This is partly because current the CPP objective of just replacing 25% of the average industrial wage is too low. A 50% income replacement ratio would dramatically reduce the reliance on GIS to keep the elderly out of poverty and reduce the cost of GIS to the federal government by billions annually.   The Year’s Maximum Pensionable Earnings (YMPE) should be raised to at least $90,000 and consideration given to raising it to the full ITA limit for Registered Pension Plans (RPP) of ($122,222 in 2009) pending an evaluation/review in a decade.  

Subject to an actuarial evaluation, it is expected that these benefits could be achieved with a phased-in increase of CPP contribution rates, although not through increased contributions by employers or deductions from employee wages. Some of the increase could be covered by redirected reductions in workplace pensions for those with workplace pensions. Redirected GIS savings could be used to offset some of the required contribution increase. [p. 65]  

Source: Vision Green 2011: Seniors (April 2011)  

Canada's current payroll tax system discourages employers from hiring more workers, even when the business needs them. It particularly discourages employers from hiring full-time salaried staff who are entitled to benefits other than an hourly wage or monthly salary. It is more cost-effective to hire temporary and short-term workers or get existing workers to work longer hours, including paid overtime, than to hire additional staff. This leads to greater worker and family stress. Revenue from the carbon tax will allow the Green Party Government to reduce payroll taxes and reduce this perverse incentive.

[p. 15]

Source: Vision Green 2010 -- Labour  (January 2010)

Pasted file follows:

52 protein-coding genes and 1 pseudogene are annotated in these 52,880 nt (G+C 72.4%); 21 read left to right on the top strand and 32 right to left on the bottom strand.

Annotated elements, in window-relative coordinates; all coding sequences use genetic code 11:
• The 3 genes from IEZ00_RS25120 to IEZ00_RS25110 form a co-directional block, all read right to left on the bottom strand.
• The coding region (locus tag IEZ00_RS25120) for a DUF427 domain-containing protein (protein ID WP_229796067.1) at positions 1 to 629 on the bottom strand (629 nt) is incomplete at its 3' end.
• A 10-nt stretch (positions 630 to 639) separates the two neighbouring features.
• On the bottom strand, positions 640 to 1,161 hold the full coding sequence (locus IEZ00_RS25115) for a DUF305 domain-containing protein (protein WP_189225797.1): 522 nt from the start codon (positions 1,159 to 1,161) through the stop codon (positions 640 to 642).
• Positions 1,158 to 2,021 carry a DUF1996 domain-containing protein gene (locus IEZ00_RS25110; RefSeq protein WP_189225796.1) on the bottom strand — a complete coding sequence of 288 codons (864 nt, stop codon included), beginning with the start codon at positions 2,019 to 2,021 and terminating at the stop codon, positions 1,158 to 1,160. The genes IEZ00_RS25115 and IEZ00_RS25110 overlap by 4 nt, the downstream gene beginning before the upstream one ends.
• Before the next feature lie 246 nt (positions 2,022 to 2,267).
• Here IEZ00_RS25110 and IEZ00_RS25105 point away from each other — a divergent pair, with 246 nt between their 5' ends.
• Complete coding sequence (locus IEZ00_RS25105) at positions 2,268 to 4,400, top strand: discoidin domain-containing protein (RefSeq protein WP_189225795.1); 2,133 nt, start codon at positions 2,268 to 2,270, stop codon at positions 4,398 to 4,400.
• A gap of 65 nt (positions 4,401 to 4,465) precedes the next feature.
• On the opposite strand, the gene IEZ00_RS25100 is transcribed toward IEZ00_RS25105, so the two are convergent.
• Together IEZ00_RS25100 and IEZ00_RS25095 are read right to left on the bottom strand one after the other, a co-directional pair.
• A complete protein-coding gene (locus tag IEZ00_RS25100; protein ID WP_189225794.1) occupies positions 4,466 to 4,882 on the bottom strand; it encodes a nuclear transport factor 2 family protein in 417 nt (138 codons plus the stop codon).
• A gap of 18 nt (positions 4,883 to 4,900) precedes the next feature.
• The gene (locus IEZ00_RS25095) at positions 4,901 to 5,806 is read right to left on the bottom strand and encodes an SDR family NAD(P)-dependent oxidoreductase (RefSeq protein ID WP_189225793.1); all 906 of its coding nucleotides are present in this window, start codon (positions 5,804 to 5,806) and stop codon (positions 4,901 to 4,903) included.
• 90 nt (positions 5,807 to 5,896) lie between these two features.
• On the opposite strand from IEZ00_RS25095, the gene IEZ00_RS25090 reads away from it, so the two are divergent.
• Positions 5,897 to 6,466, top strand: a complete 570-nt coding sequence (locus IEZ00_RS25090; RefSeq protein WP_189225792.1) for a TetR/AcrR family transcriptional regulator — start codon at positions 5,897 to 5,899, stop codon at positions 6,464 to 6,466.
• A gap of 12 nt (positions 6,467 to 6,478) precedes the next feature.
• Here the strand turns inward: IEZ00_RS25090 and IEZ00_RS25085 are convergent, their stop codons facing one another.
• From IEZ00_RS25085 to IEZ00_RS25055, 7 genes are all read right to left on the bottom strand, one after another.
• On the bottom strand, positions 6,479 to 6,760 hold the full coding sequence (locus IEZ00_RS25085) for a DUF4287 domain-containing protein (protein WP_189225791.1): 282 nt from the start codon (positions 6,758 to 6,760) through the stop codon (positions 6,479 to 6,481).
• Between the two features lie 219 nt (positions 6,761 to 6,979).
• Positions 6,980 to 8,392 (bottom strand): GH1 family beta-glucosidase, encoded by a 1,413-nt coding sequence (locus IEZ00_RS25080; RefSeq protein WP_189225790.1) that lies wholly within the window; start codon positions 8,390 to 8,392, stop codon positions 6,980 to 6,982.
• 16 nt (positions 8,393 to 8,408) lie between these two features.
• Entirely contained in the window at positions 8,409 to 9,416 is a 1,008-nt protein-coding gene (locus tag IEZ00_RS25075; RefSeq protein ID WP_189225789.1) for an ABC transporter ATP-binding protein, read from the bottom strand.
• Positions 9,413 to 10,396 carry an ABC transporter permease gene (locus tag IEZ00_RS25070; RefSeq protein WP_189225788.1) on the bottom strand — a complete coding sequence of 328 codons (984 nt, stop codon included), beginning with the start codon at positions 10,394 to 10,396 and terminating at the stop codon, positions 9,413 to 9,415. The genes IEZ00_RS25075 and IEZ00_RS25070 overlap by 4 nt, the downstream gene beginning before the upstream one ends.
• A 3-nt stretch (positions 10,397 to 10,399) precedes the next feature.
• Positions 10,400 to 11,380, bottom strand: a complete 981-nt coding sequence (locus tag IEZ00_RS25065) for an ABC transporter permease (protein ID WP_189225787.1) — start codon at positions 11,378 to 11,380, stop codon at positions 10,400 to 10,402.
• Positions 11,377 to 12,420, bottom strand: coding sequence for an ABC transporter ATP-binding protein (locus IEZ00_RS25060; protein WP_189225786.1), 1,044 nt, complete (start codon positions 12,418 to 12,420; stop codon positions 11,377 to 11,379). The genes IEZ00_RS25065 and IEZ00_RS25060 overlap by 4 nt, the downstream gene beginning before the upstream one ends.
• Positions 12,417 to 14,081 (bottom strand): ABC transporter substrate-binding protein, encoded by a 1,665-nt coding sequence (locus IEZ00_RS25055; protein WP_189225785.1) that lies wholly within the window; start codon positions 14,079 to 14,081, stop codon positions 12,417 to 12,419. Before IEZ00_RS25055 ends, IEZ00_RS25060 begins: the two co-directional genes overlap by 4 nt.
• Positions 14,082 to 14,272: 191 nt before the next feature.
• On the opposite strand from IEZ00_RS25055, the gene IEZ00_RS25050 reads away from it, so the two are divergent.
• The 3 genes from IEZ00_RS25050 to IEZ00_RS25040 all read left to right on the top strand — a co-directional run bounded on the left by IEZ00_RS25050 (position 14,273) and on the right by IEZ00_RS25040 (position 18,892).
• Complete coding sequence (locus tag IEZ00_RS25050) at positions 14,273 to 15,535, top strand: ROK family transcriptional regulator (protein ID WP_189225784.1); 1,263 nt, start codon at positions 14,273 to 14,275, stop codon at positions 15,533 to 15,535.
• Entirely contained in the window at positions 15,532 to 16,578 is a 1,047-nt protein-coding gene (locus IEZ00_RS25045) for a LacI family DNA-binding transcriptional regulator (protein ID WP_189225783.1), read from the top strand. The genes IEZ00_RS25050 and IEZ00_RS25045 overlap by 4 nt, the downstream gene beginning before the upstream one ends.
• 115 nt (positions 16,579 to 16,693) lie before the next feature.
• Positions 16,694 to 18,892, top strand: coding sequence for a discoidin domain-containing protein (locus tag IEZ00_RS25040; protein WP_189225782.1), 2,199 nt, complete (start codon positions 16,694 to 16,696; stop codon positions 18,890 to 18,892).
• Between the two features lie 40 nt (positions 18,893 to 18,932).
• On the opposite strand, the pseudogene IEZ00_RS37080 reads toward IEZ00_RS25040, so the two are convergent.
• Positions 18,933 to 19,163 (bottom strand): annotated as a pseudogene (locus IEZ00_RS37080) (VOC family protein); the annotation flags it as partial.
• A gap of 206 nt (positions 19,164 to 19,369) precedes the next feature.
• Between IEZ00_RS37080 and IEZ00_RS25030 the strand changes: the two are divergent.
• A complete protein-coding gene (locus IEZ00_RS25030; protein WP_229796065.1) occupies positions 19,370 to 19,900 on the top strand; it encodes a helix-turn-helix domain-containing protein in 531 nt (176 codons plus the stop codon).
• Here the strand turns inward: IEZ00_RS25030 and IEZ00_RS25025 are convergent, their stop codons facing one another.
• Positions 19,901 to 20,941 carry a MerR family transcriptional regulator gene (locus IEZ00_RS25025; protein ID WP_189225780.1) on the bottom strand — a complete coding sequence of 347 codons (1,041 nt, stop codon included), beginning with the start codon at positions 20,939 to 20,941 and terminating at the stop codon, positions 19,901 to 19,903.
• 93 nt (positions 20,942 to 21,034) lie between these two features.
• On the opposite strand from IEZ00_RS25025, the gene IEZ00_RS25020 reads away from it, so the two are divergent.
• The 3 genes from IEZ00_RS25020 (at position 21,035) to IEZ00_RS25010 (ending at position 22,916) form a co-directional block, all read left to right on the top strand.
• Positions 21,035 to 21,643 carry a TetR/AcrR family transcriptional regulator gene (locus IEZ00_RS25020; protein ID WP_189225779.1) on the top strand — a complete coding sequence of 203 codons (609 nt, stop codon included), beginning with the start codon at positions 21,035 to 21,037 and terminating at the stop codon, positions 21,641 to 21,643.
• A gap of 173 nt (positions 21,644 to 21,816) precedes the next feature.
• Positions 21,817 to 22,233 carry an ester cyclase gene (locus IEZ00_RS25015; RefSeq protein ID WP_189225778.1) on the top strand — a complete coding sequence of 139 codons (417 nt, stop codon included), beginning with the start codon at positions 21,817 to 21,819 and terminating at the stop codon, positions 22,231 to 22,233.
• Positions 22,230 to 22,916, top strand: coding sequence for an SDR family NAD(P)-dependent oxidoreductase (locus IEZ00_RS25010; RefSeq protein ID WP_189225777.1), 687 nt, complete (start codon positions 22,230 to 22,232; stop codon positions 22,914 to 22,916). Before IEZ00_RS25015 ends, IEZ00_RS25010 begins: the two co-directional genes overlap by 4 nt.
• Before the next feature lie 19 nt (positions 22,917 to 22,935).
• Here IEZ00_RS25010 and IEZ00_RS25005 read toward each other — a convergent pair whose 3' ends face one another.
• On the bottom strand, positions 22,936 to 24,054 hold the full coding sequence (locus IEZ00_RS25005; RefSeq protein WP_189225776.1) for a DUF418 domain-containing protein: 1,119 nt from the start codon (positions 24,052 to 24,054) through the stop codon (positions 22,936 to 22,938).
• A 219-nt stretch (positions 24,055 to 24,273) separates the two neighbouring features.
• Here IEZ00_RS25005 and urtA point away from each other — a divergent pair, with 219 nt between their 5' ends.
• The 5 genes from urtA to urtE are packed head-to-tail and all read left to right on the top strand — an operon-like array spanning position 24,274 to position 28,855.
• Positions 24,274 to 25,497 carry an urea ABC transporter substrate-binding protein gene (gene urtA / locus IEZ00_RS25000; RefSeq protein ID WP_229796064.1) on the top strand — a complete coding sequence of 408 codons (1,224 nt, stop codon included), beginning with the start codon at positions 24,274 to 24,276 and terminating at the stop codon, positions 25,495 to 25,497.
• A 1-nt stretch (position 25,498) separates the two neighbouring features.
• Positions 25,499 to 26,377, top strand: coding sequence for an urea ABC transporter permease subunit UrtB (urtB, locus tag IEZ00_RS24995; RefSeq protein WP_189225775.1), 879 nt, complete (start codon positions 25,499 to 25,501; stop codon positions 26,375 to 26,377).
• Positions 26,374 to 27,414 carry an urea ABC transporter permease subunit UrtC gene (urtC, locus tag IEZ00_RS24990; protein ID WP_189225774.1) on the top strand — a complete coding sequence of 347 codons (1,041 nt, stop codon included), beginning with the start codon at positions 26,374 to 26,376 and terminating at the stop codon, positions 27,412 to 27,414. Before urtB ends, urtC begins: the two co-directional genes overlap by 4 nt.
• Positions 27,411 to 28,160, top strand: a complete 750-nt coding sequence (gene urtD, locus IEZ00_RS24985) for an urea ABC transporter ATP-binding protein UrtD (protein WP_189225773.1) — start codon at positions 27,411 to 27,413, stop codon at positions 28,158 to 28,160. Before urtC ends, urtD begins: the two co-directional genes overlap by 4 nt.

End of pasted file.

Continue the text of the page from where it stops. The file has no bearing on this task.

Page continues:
Bloc Québécois — Somewhat agree

Text not available in English

Nous disons oui à l'amélioration d'un régime public. Nous devons étudier en profondeur ce qui est proposé et s'assurer de disposer de toutes les analyses pertinentes. Le Congrès du travail du Canada et les fédérations ont des approches importantes.

La proposition consistant à augmenter de façon échelonnée les prestations de la Régie des rentes du Québec et du Régime de pensions du Canada grâce à la majoration des cotisations et à l'augmentation du plafond du revenu cotisable est une approche qui mérite d'être étudiée en profondeur. Cela doit se faire correctement, notamment par une véritable consultation.

Source : Compte rendu officiel - Hansard (23 novembre 2010)

Conservative Party  — Somewhat disagree

Late last year, Stephen Harper’s Government announced plans to provide additional help to Canadians saving for retirement, including self-employed Canadians, through a new, low-cost pension option. A re-elected Stephen Harper Government will work with our provincial and territorial partners to implement the Pooled Retirement Pension Plan as soon as possible in our next term in office.